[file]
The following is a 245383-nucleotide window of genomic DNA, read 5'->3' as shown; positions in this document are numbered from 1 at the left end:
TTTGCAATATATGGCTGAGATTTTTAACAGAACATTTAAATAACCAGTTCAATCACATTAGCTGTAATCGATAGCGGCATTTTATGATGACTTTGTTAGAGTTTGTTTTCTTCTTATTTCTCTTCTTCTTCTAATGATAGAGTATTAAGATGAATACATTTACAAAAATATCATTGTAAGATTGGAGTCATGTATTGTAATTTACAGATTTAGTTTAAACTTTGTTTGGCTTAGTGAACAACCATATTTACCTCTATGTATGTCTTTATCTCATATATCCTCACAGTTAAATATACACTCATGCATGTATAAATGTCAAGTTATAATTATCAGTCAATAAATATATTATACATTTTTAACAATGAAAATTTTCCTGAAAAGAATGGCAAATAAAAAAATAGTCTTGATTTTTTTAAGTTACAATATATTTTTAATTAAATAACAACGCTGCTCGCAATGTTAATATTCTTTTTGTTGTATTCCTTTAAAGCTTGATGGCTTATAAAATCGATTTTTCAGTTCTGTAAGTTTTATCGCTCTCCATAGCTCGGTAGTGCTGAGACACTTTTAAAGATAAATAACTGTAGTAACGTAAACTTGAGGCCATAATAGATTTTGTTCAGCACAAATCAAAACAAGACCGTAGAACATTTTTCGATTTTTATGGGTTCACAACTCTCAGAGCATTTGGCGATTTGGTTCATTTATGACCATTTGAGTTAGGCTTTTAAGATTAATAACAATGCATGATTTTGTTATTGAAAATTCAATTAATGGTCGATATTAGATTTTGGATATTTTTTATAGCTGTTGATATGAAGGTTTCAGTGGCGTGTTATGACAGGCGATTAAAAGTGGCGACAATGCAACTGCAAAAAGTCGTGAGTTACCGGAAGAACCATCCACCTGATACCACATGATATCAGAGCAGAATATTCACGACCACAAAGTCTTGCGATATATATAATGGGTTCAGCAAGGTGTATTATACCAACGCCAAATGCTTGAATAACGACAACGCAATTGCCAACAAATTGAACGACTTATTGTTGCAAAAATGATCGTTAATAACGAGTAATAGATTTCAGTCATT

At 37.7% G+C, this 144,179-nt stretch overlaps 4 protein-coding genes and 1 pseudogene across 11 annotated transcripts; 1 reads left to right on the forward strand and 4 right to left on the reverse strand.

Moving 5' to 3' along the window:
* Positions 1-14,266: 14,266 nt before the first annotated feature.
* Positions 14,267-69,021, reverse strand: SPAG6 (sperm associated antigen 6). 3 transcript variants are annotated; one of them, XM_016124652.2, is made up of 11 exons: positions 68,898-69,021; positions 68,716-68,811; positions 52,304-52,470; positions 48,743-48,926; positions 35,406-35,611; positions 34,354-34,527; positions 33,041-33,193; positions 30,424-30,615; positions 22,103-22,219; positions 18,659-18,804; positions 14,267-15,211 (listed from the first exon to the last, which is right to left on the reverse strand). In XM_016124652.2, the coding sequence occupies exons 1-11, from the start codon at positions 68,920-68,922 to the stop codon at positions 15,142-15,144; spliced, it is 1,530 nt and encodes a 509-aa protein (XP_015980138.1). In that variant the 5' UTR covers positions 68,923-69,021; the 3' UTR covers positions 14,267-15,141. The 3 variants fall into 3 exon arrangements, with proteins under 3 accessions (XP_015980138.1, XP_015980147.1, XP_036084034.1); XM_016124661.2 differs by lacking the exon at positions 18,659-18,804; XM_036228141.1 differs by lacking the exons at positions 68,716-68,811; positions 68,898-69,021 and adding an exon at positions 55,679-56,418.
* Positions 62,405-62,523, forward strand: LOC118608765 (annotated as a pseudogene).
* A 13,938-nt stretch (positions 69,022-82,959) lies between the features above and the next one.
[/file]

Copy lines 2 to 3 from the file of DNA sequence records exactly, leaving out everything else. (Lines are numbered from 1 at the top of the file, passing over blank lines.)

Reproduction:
TTTGCAATATATGGCTGAGATTTTTAACAGAACATTTAAATAACCAGTTCAATCACATTAGCTGTAATCGATAGCGGCATTTTATGATGACTTTGTTAGAGTTTGTTTTCTTCTTATTTCTCTTCTTCTTCTAATGATAGAGTATTAAGATGAATACATTTACAAAAATATCATTGTAAGATTGGAGTCATGTATTGTAATTTACAGATTTAGTTTAAACTTTGTTTGGCTTAGTGAACAACCATATTTACCTCTATGTATGTCTTTATCTCATATATCCTCACAGTTAAATATACACTCATGCATGTATAAATGTCAAGTTATAATTATCAGTCAATAAATATATTATACATTTTTAACAATGAAAATTTTCCTGAAAAGAATGGCAAATAAAAAAATAGTCTTGATTTTTTTAAGTTACAATATATTTTTAATTAAATAACAACGCTGCTCGCAATGTTAATATTCTTTTTGTTGTATTCCTTTAAAGCTTGATGGCTTATAAAATCGATTTTTCAGTTCTGTAAGTTTTATCGCTCTCCATAGCTCGGTAGTGCTGAGACACTTTTAAAGATAAATAACTGTAGTAACGTAAACTTGAGGCCATAATAGATTTTGTTCAGCACAAATCAAAACAAGACCGTAGAACATTTTTCGATTTTTATGGGTTCACAACTCTCAGAGCATTTGGCGATTTGGTTCATTTATGACCATTTGAGTTAGGCTTTTAAGATTAATAACAATGCATGATTTTGTTATTGAAAATTCAATTAATGGTCGATATTAGATTTTGGATATTTTTTATAGCTGTTGATATGAAGGTTTCAGTGGCGTGTTATGACAGGCGATTAAAAGTGGCGACAATGCAACTGCAAAAAGTCGTGAGTTACCGGAAGAACCATCCACCTGATACCACATGATATCAGAGCAGAATATTCACGACCACAAAGTCTTGCGATATATATAATGGGTTCAGCAAGGTGTATTATACCAACGCCAAATGCTTGAATAACGACAACGCAATTGCCAACAAATTGAACGACTTATTGTTGCAAAAATGATCGTTAATAACGAGTAATAGATTTCAGTCATT

At 37.7% G+C, this 144,179-nt stretch overlaps 4 protein-coding genes and 1 pseudogene across 11 annotated transcripts; 1 reads left to right on the forward strand and 4 right to left on the reverse strand.